BACKGROUND: Long-chain n-3 polyunsaturated fatty acids have variable effects on LDL cholesterol, and the effects of docosahexaenoic acid (DHA) are uncertain.

OBJECTIVE: The objective of the study was to determine the effect on blood lipids of a daily intake of 0.7 g DHA as triacylglycerol in middle-aged men and women.

DESIGN: Men and women aged 40-65 y (n = 38) underwent a double-blind, randomized, placebo-controlled, crossover trial of treatment with 0.7 g DHA/d for 3 mo.

RESULTS: DHA supplementation increased the DHA concentration in plasma by 76% (P < 0.0001) and the proportion in erythrocyte lipids by 58% (P < 0.0001). Values for serum total cholesterol, LDL cholesterol, and plasma apolipoprotein B concentrations were 4.2% (0.22 mmol/L; P = 0.04), 7.1% (0.23 mmol/L; P = 0.004), and 3.4% (P = 0.03) higher, respectively, with DHA treatment than with placebo. In addition, the LDL cholesterol:apolipoprotein B ratio was 3.1% higher with DHA treatment than with placebo (P = 0.04), which suggested an increase in LDL size. Plasma lathosterol and plant sterol concentrations were unaffected by treatment.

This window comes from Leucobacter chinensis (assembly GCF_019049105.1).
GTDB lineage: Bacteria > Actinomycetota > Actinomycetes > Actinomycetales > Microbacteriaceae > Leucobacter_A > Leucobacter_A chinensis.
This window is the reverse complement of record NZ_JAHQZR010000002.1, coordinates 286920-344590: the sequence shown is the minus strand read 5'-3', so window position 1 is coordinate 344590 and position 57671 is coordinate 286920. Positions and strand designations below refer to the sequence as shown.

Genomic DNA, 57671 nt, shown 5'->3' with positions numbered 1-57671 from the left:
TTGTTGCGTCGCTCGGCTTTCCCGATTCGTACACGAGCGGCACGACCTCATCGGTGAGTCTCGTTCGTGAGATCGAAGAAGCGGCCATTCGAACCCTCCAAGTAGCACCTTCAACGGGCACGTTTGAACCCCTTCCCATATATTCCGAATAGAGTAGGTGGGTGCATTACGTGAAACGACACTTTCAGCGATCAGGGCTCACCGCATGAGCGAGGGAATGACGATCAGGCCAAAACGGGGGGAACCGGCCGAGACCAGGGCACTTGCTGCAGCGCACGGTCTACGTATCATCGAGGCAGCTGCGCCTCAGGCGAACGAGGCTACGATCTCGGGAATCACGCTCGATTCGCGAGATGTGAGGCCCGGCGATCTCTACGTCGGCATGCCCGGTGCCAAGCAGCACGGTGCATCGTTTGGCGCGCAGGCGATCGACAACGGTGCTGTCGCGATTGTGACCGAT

CONCLUSION: A daily intake of approximately 0.7 g DHA increases LDL cholesterol by 7% in middle-aged men and women. It is suggested that DHA down-regulates the expression of the LDL receptor.

Keywords: LDL Cholesterol, vLDL Cholesterol

PMID: 15051597